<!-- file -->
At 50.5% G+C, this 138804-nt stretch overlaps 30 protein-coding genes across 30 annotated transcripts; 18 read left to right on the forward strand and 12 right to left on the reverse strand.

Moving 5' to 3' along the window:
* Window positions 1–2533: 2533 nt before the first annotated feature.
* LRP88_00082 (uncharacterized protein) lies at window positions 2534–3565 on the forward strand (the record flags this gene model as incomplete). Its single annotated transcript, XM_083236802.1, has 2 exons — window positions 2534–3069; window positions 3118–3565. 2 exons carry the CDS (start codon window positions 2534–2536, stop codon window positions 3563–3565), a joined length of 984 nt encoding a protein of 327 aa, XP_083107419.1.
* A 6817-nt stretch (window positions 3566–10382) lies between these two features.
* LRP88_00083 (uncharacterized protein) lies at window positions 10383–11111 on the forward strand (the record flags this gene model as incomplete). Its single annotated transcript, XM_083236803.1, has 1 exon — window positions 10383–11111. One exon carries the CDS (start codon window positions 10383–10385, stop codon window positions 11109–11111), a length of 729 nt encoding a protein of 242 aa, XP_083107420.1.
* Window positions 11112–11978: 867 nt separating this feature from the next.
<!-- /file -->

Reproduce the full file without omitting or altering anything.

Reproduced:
At 50.5% G+C, this 138804-nt stretch overlaps 30 protein-coding genes across 30 annotated transcripts; 18 read left to right on the forward strand and 12 right to left on the reverse strand.

Moving 5' to 3' along the window:
* Window positions 1–2533: 2533 nt before the first annotated feature.
* LRP88_00082 (uncharacterized protein) lies at window positions 2534–3565 on the forward strand (the record flags this gene model as incomplete). Its single annotated transcript, XM_083236802.1, has 2 exons — window positions 2534–3069; window positions 3118–3565. 2 exons carry the CDS (start codon window positions 2534–2536, stop codon window positions 3563–3565), a joined length of 984 nt encoding a protein of 327 aa, XP_083107419.1.
* A 6817-nt stretch (window positions 3566–10382) lies between these two features.
* LRP88_00083 (uncharacterized protein) lies at window positions 10383–11111 on the forward strand (the record flags this gene model as incomplete). Its single annotated transcript, XM_083236803.1, has 1 exon — window positions 10383–11111. One exon carries the CDS (start codon window positions 10383–10385, stop codon window positions 11109–11111), a length of 729 nt encoding a protein of 242 aa, XP_083107420.1.
* Window positions 11112–11978: 867 nt separating this feature from the next.